The meaning of life is ultimately a mystery. But I believe the metrics most people use to judge whether they are having a ‘successful life’ are not correct.
You should not judge your life on the success of your career or the money in your pocket. Instead, the only thing that matters is whether you are happy. That is all you need to think about if you’re worried you are not leading a successful life.
Isn’t only caring about my happiness incredibly selfish?
That’s a natural response to response to such a statement, so let’s start here.
It seems selfish to only care about your own happiness. But this is only true if you’re a narcissist or sociopath.
If you are doing well, but a friend or family member is not, would this make you happy? The answer is almost certainly no, you are unhappy at the plight of those you care about.
Therefore, your happiness is contingent on the happiness of those you care about. That is why caring about your happiness as the primary goal in life is such a strong guiding principle.
What about family? Career? Hobbies? Friends?
All of these are objectives which lead towards the end goal: your happiness. They are pieces of the equation, but not the end result.
In order for these objectives to lead to happiness, you must make sure you are looking at the right metric for these objectives.
You do not judge your life on how successful you are in your career. You judge it on whether you are happy and satisfied with your career.
You do not judge your social standing on how many friends, or how many successful and influential friends you have. You judge it on how happy your friends make you and the tightness of your bond.
In both cases, the former leads to a feeling of emptiness, whereas the latter breeds contentment.
So put career success & social standing aside. Do these life objectives make you happy and contribute to your overall happiness? That’s all that matters.
Happiness breeds happiness
You cannot help others be happy if you are not happy. You cannot be happy if the people you care about are not happy.
Therefore, it’s important to focus on ensuring you’re happy, and making sure others are, too. It’s a cycle of success. Together you can ensure you, your friends and family are happy.
That’s why being a little selfish and making sure you are happy as a priority will ultimately pay dividends for the people you care about. Once your own life is full, you can spend your time making other people’s lives just as fulfilled.
Money does buy happiness
At the heart of happiness is our finances, whether we like it or not.
Tell a person who is living paycheck to paycheck, with $10,000 in debt, that a tax-free $20,000 wouldn’t make them incredibly happy. They would laugh in your face.
This person is incredibly unhappy due to their situation. Taking control of their finances would certainly increase their happiness.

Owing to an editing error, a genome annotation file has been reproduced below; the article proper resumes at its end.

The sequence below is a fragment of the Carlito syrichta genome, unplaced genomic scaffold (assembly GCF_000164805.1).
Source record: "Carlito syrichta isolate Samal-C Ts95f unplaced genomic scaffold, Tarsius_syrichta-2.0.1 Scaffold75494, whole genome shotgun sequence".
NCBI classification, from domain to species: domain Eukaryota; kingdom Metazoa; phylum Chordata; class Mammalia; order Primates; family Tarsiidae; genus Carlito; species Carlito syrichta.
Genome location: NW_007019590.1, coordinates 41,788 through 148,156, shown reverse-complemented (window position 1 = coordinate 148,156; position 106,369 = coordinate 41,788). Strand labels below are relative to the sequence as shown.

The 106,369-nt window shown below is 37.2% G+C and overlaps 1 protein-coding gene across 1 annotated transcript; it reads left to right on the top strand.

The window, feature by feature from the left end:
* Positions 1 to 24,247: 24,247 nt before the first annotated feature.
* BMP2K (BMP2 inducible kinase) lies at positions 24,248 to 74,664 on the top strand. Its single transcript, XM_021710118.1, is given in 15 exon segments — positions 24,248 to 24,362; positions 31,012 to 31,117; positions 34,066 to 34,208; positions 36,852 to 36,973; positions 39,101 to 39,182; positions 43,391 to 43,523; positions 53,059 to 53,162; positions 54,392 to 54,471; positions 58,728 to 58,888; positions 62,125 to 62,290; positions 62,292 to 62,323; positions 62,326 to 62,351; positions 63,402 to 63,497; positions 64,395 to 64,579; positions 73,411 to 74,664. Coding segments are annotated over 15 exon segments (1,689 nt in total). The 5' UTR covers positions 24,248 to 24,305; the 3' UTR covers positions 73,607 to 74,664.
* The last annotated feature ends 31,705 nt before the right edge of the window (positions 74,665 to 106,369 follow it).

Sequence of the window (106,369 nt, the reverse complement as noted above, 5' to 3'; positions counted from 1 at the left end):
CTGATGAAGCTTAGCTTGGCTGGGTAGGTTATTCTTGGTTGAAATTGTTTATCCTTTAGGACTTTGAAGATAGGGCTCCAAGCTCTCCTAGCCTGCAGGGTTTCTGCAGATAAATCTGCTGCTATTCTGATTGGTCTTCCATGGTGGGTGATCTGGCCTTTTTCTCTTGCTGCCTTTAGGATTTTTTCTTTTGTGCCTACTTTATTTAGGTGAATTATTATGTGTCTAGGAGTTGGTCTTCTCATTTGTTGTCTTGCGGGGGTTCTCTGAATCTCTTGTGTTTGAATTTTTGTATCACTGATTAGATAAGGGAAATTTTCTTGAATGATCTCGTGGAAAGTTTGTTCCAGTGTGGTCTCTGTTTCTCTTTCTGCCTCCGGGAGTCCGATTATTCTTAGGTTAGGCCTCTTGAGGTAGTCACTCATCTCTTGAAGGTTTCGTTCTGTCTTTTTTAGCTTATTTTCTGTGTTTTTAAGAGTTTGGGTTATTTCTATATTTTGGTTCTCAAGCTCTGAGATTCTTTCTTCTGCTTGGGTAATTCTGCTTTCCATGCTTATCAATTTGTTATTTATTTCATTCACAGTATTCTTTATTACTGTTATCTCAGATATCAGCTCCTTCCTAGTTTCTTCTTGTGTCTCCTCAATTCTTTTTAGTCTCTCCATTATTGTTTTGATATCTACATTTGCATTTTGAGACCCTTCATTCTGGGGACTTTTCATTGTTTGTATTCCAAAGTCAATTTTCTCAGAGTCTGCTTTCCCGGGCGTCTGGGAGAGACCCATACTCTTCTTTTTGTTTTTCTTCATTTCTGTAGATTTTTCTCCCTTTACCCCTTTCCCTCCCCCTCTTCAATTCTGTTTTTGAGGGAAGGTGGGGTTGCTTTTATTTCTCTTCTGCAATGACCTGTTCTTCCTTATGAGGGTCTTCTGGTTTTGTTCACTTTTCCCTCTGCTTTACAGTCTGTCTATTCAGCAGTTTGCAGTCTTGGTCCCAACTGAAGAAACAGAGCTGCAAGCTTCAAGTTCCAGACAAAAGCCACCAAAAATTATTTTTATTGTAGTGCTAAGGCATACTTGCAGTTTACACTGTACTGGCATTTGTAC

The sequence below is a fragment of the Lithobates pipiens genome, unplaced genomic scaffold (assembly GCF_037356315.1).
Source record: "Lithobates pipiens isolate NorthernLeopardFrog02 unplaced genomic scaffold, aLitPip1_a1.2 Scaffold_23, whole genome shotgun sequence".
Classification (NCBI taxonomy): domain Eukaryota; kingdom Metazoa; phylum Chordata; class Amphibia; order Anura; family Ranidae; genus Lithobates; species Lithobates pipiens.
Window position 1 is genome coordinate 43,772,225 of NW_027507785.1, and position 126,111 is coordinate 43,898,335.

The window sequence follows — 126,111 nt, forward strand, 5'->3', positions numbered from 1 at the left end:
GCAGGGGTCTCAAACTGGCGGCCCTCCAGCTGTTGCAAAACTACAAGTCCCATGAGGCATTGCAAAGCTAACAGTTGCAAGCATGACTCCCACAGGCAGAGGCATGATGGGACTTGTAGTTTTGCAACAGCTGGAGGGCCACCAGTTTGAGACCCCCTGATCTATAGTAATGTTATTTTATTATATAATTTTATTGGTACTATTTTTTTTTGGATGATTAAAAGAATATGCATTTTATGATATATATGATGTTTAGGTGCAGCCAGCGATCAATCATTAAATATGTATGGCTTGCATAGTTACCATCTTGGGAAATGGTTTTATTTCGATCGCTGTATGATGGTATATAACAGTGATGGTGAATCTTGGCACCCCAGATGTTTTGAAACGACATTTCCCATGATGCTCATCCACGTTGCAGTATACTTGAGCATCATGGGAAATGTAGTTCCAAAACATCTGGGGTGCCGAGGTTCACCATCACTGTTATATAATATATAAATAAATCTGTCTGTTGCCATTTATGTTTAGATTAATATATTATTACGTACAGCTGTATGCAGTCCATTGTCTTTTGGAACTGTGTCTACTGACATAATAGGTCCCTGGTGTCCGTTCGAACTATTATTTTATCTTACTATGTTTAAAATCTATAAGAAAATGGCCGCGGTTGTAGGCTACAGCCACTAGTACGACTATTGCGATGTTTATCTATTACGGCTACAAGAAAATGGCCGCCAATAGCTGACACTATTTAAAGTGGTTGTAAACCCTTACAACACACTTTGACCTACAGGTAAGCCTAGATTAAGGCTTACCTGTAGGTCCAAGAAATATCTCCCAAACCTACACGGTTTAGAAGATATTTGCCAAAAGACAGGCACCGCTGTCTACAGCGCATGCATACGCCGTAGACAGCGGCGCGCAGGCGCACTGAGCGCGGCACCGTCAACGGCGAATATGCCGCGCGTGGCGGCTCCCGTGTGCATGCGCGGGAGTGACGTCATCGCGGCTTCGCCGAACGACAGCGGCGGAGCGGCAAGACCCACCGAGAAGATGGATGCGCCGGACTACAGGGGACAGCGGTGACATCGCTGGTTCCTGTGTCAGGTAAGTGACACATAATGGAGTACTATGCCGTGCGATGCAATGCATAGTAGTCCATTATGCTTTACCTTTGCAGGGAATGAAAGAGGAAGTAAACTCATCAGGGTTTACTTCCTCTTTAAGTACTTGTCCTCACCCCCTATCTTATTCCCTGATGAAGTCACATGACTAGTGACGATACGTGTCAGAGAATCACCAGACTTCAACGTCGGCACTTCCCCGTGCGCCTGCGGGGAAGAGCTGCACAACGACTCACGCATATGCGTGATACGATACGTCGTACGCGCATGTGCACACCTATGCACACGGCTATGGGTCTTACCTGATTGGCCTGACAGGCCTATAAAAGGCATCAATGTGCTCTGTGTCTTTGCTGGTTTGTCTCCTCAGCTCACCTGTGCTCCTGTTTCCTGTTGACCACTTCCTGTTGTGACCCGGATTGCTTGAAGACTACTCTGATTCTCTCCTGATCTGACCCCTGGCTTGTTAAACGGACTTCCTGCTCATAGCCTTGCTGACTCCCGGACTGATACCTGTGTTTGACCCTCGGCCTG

When someone says “money doesn’t buy happiness” they are really saying “greedy, materialist rich people will not end up happy”. This is true. For the average person however, excess money buy’s the one thing people say money can’t buy: time.
When you are financially secure, you can use the money you have accumulated in life to take time off work, to take time on vacation, to take time to spend with your kids. Money buys freedom to do what you like; the freedom to do the things that bring you happiness.
Buying things with every penny you have, does not buy happiness. But money is a tool to bring you happiness, when used correctly.
Think long-term with your happiness goal
Certainly, the first step is to ask yourself, “am I happy right now”? If not, then you have a more immediate problem.
But at the same time, just because you are happy right now does not mean you are on the path to a life of happiness.
Sitting in your underwear all day playing video games or scrolling through social media all day may bring you short-term dopamine hits of happiness, but perhaps not a life of happiness.
Human beings need to have a sense of fulfillment in order to be ultimately happy. We need challenges and to overcome obstacles. We need to constantly learn and improve ourselves.
Going through challenges and obstacles might lead to less happiness short term, but much more happiness long-term.
Think about how you are going to be happy in life, rather than how am I going to be happy today. Happiness is a journey and a destination.
Being happy is also about preventing unhappiness
It is not just about seeking happiness, it’s about preventing unhappiness in the long term.
What are the threats to your happiness? A big one people overlook is health.
“A healthy man wants a thousand things, a sick man only wants one.” – Confucius
An unhealthy diet might not affect you today, but it might make you very unhappy in a couple decades.
Not exercising and lifting weights might not seem like a problem today, but if you develop back problems or sore knees due to lack of core strength or joint flexibility, you are sure to be unhappy later in life.
Being happy is about preventing future unhappiness, too. It worth thinking about the future and what future-you would want current-you to do!
The only metric you should care about in life is your happiness. Are you happy today, and are you working towards ensuring you will be happy in the future?
Find the things that will give you sustained, long-lasting happiness (some examples for you to get started).
Be mindful of how you really feel, and why you feel that way.
It’s not possible to feel happy all the time, but it’s very possible to lead a life full of happiness overall. If you find you are worried about your career, or your love life, or your wealth, and maybe feel lost in life, maybe it’s time to focus on the one thing that matters.
Go forth and be happy!